American Israel Public Affairs Committee

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American Israel Public Affairs Committee

The American Israel Public Affairs Committee (AIPAC) is a national advocacy group that lobbies for U.S. support to the nation of Israel. Founded in 1951, AIPAC has grown into a 65,000-member organization that is recognized as one of the most influential foreign policy groups in the United States. AIPAC has lobbied Congress for U.S. foreign aid to Israel since 1951, when it helped defeat several efforts to cut aid for the resettling of hundreds of thousands of Holocaust Refugees in Israel. In addition, it has lobbied for U.S. military aid to Israel and has helped preserve the special relationship that has existed between the United States and Israel since the United States recognized the nation of Israel in 1948.

AIPAC has its headquarters in Washington, D.C. Members of its staff maintain an active presence in the halls of Congress, attending committee sessions and reviewing legislation that may affect the relationship between the United States and Israel. AIPAC estimates that it monitors 2,000 hours of congressional hearings annually. Its research staff members analyze periodicals and documents in five different languages, amassing a large archive of information on hundreds of issues, including foreign aid, antiterrorism initiatives, and programs that promote United States-Israel strategic cooperation. AIPAC staff members also work with key officials in developing legislation and policy, presenting concepts and information that are moved into the legislative process. AIPAC lobbyists hold one thousand meetings annually with congressional offices.

AIPAC also works with aspiring politicians. During the 1994 elections, representatives of AIPAC met with 600 congressional candidates. As of the early 2000s, nearly half of the members of Congress had been elected since 1990, and AIPAC had worked to educate these new legislators about the relationship between the United State and Israel and the key issues critical to maintaining that relationship. After the 1994 election, AIPAC staff met with every freshman representative.

AIPAC regional staff members travel to more than 600 communities a year to train AIPAC members to be effective advocates for United States-Israel relations. AIPAC works in every congressional district, especially those districts with little or no Jewish population. AIPAC conducts small meetings and statewide workshops, giving its members the opportunity to become involved in grassroots Lobbying.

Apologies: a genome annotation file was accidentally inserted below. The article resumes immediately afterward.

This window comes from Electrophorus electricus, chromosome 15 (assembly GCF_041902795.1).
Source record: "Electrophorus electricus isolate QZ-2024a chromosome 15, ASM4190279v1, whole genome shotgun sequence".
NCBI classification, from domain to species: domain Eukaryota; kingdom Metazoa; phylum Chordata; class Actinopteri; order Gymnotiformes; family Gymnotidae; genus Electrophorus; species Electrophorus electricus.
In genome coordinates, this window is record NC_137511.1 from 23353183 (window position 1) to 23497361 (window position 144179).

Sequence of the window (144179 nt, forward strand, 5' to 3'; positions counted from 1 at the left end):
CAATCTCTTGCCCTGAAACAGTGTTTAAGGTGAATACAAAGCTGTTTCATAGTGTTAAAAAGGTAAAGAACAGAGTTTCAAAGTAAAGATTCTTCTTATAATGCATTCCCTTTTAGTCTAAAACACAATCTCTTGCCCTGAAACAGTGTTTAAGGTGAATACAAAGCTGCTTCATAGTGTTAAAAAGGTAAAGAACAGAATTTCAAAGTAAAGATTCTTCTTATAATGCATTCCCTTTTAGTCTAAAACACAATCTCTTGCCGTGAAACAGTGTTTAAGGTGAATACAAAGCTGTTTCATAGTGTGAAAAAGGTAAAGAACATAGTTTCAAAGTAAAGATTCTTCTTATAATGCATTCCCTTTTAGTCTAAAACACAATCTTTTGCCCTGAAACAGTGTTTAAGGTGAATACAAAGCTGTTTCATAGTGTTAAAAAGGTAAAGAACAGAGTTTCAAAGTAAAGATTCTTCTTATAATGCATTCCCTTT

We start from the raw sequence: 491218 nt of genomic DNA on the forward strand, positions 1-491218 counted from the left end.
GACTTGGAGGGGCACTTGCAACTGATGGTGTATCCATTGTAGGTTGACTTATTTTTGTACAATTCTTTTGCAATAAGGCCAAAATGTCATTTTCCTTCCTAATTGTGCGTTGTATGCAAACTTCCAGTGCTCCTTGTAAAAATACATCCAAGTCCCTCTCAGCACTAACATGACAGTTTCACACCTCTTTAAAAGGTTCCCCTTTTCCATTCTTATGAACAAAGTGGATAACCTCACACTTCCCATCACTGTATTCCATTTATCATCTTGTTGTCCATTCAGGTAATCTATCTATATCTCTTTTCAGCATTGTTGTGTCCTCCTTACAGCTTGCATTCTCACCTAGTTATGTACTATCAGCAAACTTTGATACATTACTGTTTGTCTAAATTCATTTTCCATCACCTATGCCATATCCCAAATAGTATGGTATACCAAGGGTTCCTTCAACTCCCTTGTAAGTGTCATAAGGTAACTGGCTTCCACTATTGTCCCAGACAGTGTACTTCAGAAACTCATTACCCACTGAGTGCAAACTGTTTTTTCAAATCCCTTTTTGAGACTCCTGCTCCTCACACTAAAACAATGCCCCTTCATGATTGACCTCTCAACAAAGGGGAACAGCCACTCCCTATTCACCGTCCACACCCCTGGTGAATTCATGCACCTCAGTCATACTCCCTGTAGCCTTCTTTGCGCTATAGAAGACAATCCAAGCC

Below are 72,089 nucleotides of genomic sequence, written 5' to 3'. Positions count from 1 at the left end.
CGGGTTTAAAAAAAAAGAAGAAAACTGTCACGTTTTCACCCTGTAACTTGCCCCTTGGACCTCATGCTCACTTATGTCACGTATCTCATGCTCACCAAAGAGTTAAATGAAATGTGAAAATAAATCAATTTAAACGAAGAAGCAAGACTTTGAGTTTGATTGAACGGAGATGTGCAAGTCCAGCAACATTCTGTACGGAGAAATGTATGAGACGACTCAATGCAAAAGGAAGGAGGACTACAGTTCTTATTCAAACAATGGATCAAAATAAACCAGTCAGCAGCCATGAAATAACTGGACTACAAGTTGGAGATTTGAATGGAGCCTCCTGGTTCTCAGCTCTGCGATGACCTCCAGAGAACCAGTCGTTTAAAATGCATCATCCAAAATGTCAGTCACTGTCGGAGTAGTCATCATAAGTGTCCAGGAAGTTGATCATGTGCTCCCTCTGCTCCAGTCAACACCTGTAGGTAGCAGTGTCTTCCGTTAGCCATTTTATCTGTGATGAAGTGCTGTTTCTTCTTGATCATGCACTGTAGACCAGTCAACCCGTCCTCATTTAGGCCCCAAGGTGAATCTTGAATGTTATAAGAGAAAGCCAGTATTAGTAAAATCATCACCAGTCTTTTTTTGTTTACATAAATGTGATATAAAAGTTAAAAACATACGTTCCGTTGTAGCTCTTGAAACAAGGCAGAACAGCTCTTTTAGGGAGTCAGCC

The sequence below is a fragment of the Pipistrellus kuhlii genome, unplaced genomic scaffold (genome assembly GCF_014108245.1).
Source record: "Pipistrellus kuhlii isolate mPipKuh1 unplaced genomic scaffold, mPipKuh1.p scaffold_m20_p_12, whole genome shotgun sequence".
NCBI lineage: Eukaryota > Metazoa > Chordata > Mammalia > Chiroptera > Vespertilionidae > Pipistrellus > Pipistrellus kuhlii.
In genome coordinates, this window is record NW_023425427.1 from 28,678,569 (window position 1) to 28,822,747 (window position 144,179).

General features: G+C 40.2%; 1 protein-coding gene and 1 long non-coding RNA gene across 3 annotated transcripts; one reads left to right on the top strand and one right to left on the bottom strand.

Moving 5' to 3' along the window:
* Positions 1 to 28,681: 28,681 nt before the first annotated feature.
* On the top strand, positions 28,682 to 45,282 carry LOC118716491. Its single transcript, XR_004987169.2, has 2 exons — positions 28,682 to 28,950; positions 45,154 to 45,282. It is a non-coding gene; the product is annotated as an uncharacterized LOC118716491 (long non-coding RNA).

The influence of AIPAC remains strong. The 1998 foreign aid appropriation bill contained $3 billion for Israel. Of that amount, $1.8 billion was for military aid and $1.2 billion was for economic aid. An additional $80 million was appropriated to help settle Jewish refugees in Israel. AIPAC has also maintained congressional support for Israel's position in the Middle East peace process, arguing that attempts to distance the United States from Israel's position only encourage its Arab neighbors to ask for unilateral concessions. AIPAC believes that the peace process will only achieve results if the close working relationship between the United States and Israel continues.

Following the September 11th Attacks in 2001, AIPAC has stepped up its agenda to make sure that the United States continues to ensure Israel's security by working with Congress to isolate and financially constrict such groups as Hamas, Hezbollah, and Palestinian Islamic Jihad. AIPAC has continued to support U.S. efforts to isolate and pressure Palestinian authority chairman Yasir Afarat to stop bombings and suicide missions within Israel. Through its Web site, the organization also kept its members updated on protective measures taken by the Israeli people as the United States initiated war with Iraq in 2003.

Further readings

American Israel Public Affairs Committee. Available online at <> (accessed May 30, 2003).

Bass, Warren. 2003. Support Any Friend: Kennedy's Middle East and the Making of the U.S. Israel Alliance. New York: Oxford Univ. Press.

Wright, John R. 1995. Interest Groups and Congress: Lobbying, Contributions, and Influence. New York: Addison-Wesley.

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